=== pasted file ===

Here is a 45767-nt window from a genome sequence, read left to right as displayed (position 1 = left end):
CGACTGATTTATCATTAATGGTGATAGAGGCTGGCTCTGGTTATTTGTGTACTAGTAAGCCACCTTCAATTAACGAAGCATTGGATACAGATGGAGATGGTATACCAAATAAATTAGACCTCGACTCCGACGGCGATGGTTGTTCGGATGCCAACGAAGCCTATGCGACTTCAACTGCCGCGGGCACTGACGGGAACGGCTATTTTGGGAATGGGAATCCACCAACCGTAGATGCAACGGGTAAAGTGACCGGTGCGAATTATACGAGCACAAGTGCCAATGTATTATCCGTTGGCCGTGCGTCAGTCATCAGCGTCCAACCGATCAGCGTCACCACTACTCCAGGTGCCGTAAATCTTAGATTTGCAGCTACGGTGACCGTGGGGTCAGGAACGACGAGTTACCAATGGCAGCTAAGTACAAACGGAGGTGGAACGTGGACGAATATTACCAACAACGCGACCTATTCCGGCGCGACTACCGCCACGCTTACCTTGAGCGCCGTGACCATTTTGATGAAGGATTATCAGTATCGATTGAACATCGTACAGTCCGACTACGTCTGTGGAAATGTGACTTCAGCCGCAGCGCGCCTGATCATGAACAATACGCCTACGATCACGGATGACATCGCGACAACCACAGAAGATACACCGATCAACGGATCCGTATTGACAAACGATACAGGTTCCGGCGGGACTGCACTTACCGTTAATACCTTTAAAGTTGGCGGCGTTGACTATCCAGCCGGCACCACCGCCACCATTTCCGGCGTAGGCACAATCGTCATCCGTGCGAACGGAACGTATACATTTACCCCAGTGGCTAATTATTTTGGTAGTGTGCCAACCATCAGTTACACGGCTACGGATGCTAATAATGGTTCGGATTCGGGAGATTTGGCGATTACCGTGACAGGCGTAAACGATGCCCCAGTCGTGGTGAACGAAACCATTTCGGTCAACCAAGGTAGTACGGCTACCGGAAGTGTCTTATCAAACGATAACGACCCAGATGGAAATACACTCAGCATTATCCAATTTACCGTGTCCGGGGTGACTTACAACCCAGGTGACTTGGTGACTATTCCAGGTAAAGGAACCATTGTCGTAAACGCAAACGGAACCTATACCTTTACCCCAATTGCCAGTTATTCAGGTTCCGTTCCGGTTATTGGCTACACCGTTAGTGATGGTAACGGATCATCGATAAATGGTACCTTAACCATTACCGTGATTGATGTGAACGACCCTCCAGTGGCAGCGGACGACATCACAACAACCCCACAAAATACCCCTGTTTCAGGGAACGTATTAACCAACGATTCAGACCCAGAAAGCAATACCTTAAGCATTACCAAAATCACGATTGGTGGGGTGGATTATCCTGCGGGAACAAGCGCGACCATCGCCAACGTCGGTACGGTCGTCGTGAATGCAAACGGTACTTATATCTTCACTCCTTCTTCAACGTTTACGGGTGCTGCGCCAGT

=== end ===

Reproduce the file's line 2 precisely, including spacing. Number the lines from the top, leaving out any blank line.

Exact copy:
CGACTGATTTATCATTAATGGTGATAGAGGCTGGCTCTGGTTATTTGTGTACTAGTAAGCCACCTTCAATTAACGAAGCATTGGATACAGATGGAGATGGTATACCAAATAAATTAGACCTCGACTCCGACGGCGATGGTTGTTCGGATGCCAACGAAGCCTATGCGACTTCAACTGCCGCGGGCACTGACGGGAACGGCTATTTTGGGAATGGGAATCCACCAACCGTAGATGCAACGGGTAAAGTGACCGGTGCGAATTATACGAGCACAAGTGCCAATGTATTATCCGTTGGCCGTGCGTCAGTCATCAGCGTCCAACCGATCAGCGTCACCACTACTCCAGGTGCCGTAAATCTTAGATTTGCAGCTACGGTGACCGTGGGGTCAGGAACGACGAGTTACCAATGGCAGCTAAGTACAAACGGAGGTGGAACGTGGACGAATATTACCAACAACGCGACCTATTCCGGCGCGACTACCGCCACGCTTACCTTGAGCGCCGTGACCATTTTGATGAAGGATTATCAGTATCGATTGAACATCGTACAGTCCGACTACGTCTGTGGAAATGTGACTTCAGCCGCAGCGCGCCTGATCATGAACAATACGCCTACGATCACGGATGACATCGCGACAACCACAGAAGATACACCGATCAACGGATCCGTATTGACAAACGATACAGGTTCCGGCGGGACTGCACTTACCGTTAATACCTTTAAAGTTGGCGGCGTTGACTATCCAGCCGGCACCACCGCCACCATTTCCGGCGTAGGCACAATCGTCATCCGTGCGAACGGAACGTATACATTTACCCCAGTGGCTAATTATTTTGGTAGTGTGCCAACCATCAGTTACACGGCTACGGATGCTAATAATGGTTCGGATTCGGGAGATTTGGCGATTACCGTGACAGGCGTAAACGATGCCCCAGTCGTGGTGAACGAAACCATTTCGGTCAACCAAGGTAGTACGGCTACCGGAAGTGTCTTATCAAACGATAACGACCCAGATGGAAATACACTCAGCATTATCCAATTTACCGTGTCCGGGGTGACTTACAACCCAGGTGACTTGGTGACTATTCCAGGTAAAGGAACCATTGTCGTAAACGCAAACGGAACCTATACCTTTACCCCAATTGCCAGTTATTCAGGTTCCGTTCCGGTTATTGGCTACACCGTTAGTGATGGTAACGGATCATCGATAAATGGTACCTTAACCATTACCGTGATTGATGTGAACGACCCTCCAGTGGCAGCGGACGACATCACAACAACCCCACAAAATACCCCTGTTTCAGGGAACGTATTAACCAACGATTCAGACCCAGAAAGCAATACCTTAAGCATTACCAAAATCACGATTGGTGGGGTGGATTATCCTGCGGGAACAAGCGCGACCATCGCCAACGTCGGTACGGTCGTCGTGAATGCAAACGGTACTTATATCTTCACTCCTTCTTCAACGTTTACGGGTGCTGCGCCAGT